Last night I attended the Miss Bahamas Universe and it was one of the most exciting pageants I’ve attended ever! Reason being, I had three beauties who I knew very well and was torn as to which one I should pull for hardest. I was asked on several occasion, ‘Who are you pulling for?’
Tomii Culmer I knew from our second season of Nu Face Model Search where she placed 1st Runner Up. Ominique Burrows I’d first worked with at Islands of The World Fashion Week and I can still recall the shoot she did with Lyndah Wells for our magazine. Last but not least, Rokara Hepburn who was our last Nu Face Model Search winner as well as cover girl! So yes, my heart was doing any little dances throughout the pageant.
All these young ladies were spectacular on stage, and they were the Top 3 finishers (proud mama bear J). As pageants go, we went through swimsuit, evening wear and of course the questions. I did tear up when I heard Rokara’s emotional answer to the last question. The question asked about inspiring the youths of our nation and Rokara talked about her poor childhood and some personal dramas and said she would use her story as an example to inspire youths.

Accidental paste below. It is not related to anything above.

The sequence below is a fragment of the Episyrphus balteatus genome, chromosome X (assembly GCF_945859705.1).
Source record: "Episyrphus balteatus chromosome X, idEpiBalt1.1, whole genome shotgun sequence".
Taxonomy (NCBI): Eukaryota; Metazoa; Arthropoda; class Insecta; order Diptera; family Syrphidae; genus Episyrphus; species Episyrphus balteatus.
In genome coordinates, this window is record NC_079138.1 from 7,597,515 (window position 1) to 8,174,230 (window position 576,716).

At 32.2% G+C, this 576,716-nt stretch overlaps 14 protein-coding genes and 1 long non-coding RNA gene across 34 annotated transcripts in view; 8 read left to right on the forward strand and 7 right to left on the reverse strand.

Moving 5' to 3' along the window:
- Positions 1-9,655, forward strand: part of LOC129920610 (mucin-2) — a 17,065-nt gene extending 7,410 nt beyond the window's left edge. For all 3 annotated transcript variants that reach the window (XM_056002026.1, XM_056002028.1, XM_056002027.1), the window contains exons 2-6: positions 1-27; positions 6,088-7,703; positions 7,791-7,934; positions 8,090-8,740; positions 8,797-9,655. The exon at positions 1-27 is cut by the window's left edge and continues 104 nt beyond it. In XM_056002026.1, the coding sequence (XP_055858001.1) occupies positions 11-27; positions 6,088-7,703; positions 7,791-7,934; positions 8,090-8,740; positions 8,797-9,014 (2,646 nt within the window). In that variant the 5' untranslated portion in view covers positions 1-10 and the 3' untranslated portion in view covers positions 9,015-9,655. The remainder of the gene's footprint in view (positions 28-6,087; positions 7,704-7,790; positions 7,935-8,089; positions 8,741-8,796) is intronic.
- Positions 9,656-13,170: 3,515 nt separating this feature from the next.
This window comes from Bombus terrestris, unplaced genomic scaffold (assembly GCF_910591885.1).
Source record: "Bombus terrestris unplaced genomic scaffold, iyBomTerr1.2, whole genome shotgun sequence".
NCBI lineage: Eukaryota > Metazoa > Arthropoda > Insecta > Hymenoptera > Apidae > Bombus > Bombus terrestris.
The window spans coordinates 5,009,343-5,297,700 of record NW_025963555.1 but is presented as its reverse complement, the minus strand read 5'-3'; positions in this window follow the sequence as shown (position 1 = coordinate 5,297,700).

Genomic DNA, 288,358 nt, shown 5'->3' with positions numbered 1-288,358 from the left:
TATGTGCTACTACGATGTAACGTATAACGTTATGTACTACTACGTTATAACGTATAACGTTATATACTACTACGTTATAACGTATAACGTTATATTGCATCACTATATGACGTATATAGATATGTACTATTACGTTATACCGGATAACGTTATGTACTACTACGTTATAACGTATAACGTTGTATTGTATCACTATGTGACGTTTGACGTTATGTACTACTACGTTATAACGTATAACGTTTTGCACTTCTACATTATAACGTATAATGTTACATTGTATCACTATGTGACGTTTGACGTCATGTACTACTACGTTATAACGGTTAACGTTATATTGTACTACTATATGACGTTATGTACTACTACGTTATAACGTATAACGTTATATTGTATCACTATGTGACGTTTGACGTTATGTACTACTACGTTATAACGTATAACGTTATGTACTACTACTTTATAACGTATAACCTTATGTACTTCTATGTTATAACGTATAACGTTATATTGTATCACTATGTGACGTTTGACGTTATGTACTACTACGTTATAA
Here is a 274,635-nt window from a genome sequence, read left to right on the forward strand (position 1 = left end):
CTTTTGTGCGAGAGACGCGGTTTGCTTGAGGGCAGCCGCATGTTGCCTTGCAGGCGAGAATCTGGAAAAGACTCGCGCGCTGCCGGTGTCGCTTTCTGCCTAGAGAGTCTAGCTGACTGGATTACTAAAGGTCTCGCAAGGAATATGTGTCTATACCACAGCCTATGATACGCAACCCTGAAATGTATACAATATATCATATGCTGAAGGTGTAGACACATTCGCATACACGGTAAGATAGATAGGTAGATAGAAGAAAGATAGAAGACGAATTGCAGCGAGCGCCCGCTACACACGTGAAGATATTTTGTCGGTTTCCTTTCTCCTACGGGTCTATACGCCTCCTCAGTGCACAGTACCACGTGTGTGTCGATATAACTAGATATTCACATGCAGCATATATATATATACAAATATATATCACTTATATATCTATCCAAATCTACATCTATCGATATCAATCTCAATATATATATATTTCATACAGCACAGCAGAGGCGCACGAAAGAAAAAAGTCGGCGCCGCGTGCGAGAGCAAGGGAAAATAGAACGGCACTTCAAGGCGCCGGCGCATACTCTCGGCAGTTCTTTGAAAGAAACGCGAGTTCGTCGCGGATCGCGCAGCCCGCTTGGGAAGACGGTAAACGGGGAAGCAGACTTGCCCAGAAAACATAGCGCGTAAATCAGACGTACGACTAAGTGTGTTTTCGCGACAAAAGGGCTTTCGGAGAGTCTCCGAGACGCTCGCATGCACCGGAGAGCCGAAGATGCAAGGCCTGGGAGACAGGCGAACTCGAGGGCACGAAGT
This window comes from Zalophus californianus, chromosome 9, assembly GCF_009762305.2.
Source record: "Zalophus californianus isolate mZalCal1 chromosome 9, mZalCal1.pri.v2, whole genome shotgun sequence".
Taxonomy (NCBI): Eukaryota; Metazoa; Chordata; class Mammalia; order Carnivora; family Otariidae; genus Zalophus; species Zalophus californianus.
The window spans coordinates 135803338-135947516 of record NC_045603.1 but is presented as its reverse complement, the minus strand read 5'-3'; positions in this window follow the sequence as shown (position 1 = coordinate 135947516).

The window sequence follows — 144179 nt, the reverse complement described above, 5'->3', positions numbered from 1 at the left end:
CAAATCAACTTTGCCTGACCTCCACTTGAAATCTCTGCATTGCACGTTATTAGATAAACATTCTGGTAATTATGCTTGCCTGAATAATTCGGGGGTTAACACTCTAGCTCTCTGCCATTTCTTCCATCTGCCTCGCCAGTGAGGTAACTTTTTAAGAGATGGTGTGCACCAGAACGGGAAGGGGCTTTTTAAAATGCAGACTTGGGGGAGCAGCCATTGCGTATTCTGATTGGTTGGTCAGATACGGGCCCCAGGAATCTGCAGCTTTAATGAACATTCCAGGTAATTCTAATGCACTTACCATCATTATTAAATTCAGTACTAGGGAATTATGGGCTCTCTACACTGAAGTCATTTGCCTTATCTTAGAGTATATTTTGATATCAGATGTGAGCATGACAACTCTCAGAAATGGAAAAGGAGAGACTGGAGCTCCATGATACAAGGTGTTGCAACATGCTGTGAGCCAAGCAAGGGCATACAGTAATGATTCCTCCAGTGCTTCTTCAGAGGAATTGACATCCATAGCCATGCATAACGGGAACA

This was my most exciting pageant ever! I got to see first hand how these ladies had grown and matured. It was great to hang out with old friends and meet a few new ones. Congratulations to ALL my girls, you made me proud!
* List of Judges: Grace Fontecha, Walter Greene, Zuri McDaniels, Ty Jonnston, Nicole Murphy, Carole I. Barnett, Braneka Bassett.
The Festival International de Jazz de Montréal is delighted to present the Ella Fitzgerald Award to Diana Ross, for her extraordinary contribution to contemporary jazz vocals. The award was presented to her by Alain Simard, president and founder of the Festival, and André Ménard, artisticdirector and co-founder of the Festival, last evening (July 3rd) at 10p.m. during a private meeting in the Place des Arts’ Salon vert (Green Room) after her concert in Salle Wilfrid-Pelletier (Événements spéciaux TD series).
Diana Ross is the 16th winner of the Ella Fitzgerald Award. The Festival created the award for its 20th anniversary in 1999, annually conferring it upon a jazz singer of significant talent who has had a major impact and influence in the international scene.